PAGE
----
Talk to us

CathNews, the most frequently visited Catholic website in Australia, is your daily news service featuring Catholics and Catholicism from home and around the world, Mass on Demand and on line, prayer, meditation, reflections, opinion, and reviews. And, what's more - it's free!

(ABC News/Matt Roberts)

Australians have responded to the federal Budget with voters backing the case for lower migration and mixed reactions to the Albanese Government’s cost-of-living measures, according to two polls released today. Source: The Age and The Australian. 

A Resolve Strategic poll published in The Age reveals 66 per cent of Australians believe last year’s migration intake was too high, and that 50 per cent of voters want Labor to make deeper cuts to migration than it revealed in last week’s federal Budget.

Opposition Leader Peter Dutton has called for more drastic action on migrant intake cuts, which would make more housing available.

While the Budget forecast a fall in net overseas migration, Treasurer Jim Chalmers said the Coalition’s proposed deeper cut would weaken the Budget and the economy when the country needed nurses, builders and other skilled workers within the lower intake.

The Government gained strong support in the Resolve poll for new Budget measures including its $3.5 billion energy subsidy and its $6.2 billion housing plan, as well as greater backing for the revised stage 3 income tax cuts.

But the Budget has not generated political gains for the government, with the Labor primary vote slipping from 30 to 29 per cent over the past month and the Coalition vote holding steady at 36 per cent.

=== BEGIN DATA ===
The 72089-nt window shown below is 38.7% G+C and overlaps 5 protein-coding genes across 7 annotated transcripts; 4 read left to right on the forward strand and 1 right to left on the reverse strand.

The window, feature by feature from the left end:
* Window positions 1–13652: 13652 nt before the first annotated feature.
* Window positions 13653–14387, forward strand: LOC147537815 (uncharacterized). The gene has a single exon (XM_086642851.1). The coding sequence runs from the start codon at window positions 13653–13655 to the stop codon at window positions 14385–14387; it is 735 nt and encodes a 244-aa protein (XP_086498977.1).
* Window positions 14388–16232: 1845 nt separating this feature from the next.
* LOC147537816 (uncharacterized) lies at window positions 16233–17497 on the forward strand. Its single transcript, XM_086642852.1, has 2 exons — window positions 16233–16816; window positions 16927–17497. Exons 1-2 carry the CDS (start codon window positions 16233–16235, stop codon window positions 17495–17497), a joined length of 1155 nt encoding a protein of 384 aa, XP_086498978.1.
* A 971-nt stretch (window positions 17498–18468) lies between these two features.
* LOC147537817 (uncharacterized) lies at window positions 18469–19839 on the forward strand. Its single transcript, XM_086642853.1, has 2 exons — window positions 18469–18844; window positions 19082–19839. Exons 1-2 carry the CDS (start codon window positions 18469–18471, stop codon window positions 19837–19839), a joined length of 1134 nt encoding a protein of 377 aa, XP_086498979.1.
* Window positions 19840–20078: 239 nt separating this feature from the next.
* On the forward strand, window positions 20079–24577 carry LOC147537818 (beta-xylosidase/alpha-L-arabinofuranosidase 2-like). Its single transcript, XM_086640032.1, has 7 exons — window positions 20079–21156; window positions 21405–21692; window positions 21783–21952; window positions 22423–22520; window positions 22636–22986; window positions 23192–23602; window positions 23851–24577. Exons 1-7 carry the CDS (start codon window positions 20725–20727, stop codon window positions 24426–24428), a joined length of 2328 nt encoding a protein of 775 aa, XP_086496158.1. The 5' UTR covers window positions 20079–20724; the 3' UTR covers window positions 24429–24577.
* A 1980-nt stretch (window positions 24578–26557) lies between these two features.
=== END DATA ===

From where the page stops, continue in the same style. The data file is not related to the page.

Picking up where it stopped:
The survey found that 40 per cent of respondents believed the Budget was good for them and their households, up from 31 per cent on the same question after the Budget last May.

A post-Budget Newspoll published in The Australian shows the Budget fell flat with voters amid a record low number of people judging it good for the economy and a majority believing it will throw more fuel on the inflation fire.

And less than a third of people believe they will be financially better off, despite a tax cut, rental assistance and a $300 energy subsidy, although this was higher than Labor’s previous two Budgets. 

A sizable number of voters (39 per cent) believed the Budget would be worse for inflation compared to only 15 per cent saying it would be good for inflation. These results mirror those from Dr Chalmer’s 2023 Budget.

Only 27 per cent of voters believed Labor’s Budget would be good for the economy. This is the lowest score on this measure since Newspoll began assessing voters’ reactions to Budgets in 1999. The same number of voters said it would be bad for the economy, which is an improvement on Dr Chalmers’ last two Budgets.

The Newspoll showed Labor holding a 52-48 two-party preferred lead over the Coalition.


Voters favour deeper cuts to migration as Labor misses budget boost (By David Crowe, The Age)

Newspoll: Labor and Anthony Albanese up but voters mark down budget as bad for inflation and economy (By Simon Benson, The Australian)